Criminal Justice: Working to Learn

It looks as if Chief Vince Alfano of the Bolton Police Department has decided to add some more Nichols talent to his team. On Wednesday December 5th, Vince Alfano returned to Nichols College to scout out some possible new interns in Professor Charbonneau’s 10:50 am class. One lucky student, Pat Derosa, made the cut as he got to talk separately with the Chief after class about an internship for next semester.

Pat took the necessary steps in order to pursue an internship and that first step involved meeting with Professor Charbonneau, discussing his future goals. Professor Charbonneau said, “I thought about what would be a good fit for Pat, the area where he lived, where his interests would lie, and right away I thought of Bolton Police Chief Alfano.” The internship process may be difficult but the results have been remarkable.The Chief made it clear that he loves hiring Nichols students. There have been two other interns in the past that have worked with the Bolton Police Department and according to the Chief, “I enjoyed working with them. They were a huge benefit to my department.” The Chief seems to be very impressed with Nichols students and admits that when the internships are completed, he and his staff wish they could remain.

The chief explained just how important an internship is to an employer looking at a resume. “If I see an internship on there, it tells me a couple things. One, the candidate didn’t just sit around in college and go to classes and take tests.They actually did more than they had to, and they actually got out into the field and had real world practical experience.”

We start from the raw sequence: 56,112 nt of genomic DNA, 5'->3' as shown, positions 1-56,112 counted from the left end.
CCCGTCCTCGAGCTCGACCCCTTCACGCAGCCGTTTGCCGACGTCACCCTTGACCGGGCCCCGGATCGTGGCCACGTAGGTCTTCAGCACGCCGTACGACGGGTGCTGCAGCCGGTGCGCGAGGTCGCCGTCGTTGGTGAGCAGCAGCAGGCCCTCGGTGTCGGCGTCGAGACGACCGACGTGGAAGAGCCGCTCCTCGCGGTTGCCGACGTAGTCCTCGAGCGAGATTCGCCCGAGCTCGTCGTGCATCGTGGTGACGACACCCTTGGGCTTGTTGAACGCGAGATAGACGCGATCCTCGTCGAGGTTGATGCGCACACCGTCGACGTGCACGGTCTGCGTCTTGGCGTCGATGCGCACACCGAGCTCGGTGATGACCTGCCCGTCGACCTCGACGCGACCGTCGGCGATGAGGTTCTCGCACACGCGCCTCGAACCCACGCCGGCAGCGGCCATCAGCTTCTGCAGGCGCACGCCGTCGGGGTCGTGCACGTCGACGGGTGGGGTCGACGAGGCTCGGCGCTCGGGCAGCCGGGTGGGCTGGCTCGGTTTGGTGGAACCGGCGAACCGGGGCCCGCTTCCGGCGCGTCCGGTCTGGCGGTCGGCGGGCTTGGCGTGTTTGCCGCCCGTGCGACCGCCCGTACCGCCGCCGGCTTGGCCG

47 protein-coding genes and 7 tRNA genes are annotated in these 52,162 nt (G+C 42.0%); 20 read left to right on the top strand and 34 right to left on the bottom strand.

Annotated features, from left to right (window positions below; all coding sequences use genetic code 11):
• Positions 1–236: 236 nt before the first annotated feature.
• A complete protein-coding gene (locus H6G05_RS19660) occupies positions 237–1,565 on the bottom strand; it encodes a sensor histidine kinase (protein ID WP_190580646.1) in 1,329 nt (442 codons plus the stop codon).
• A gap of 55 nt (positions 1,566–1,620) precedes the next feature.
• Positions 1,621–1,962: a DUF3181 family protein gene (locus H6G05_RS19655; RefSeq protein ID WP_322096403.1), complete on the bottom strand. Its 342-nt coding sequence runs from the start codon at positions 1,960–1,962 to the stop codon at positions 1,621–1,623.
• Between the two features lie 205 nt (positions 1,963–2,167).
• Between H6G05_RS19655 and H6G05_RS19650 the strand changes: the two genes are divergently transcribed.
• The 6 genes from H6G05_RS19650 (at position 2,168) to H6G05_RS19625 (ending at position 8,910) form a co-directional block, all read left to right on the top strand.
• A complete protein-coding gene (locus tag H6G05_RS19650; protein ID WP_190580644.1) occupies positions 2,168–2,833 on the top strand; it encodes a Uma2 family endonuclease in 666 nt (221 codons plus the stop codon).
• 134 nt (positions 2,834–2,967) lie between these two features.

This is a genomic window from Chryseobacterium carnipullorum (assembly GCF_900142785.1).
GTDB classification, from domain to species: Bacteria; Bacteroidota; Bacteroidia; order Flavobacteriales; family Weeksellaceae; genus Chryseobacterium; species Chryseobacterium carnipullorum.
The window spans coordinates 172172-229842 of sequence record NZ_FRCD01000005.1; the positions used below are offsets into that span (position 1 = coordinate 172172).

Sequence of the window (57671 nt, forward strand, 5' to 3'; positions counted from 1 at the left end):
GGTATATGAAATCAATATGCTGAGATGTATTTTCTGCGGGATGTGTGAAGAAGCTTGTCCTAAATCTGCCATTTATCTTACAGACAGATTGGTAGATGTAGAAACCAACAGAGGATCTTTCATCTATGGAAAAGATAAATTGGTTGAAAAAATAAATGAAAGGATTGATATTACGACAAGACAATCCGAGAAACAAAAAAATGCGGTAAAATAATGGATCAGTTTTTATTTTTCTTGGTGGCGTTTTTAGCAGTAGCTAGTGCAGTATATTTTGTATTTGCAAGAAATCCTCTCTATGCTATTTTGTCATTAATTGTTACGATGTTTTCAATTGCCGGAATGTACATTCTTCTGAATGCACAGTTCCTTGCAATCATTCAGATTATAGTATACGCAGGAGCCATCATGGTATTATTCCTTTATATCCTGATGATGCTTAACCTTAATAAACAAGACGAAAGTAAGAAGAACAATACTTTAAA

Nichols has had great success at getting Criminal Justice majors out in the field and preparing them for their future careers. This year alone Professor Charbonneau has given twenty-five students help and guidance in getting an internship. Overall each year, Professor Charbonneau has about eighty percent of her students involved in an internship. Nichols is great at preparing students to dress in the business world, and in this case it really shows that it makes a difference. Commenting on Pat’s actual interview the Chief noted Pat’s professional appearance and acknowledged that it was a leg up in the hiring process.

Of course, classroom knowledge matters too. The Chief explained that “you could be the best police officer in the world, but if you can’t write effective reports, or if you can’t communicate well with people, or you can’t go into a classroom setting in a school and talk to the students, then you’re not going to be as effective and efficient as a police officer as you could be.” That’s just why the chief is so impressed with the Criminal Justice program here at Nichols.

Criminal Justice majors also have amazing drive to “protect and serve,” and Pat made it clear that he has others’ best interest at heart when he said, “I’ve always wanted to help people more than make a really good living, and when I heard that Nichols College offers internships, that was one of the aspects I saw that I wanted to go to.”

Despite what you see in the media, “being a police officer isn’t what you see on TV,” says Chief Alfano. The Chief stresses how he wants the internship to be fun and rewarding for Pat, who will be able to meet everyone in the town and shadow everything the Chief does. The internship is going to be a great opportunity not just for Pat, but for the Chief as well, who explained that the best way to learn is to teach.

It’s safe to say that Nichols prepares its students for the real world, and potential employers appreciate that aspect of a Nichols education. As the Chief said, “It’s a win win for everybody.” We will revisit Pat during his internship, to see the progression.

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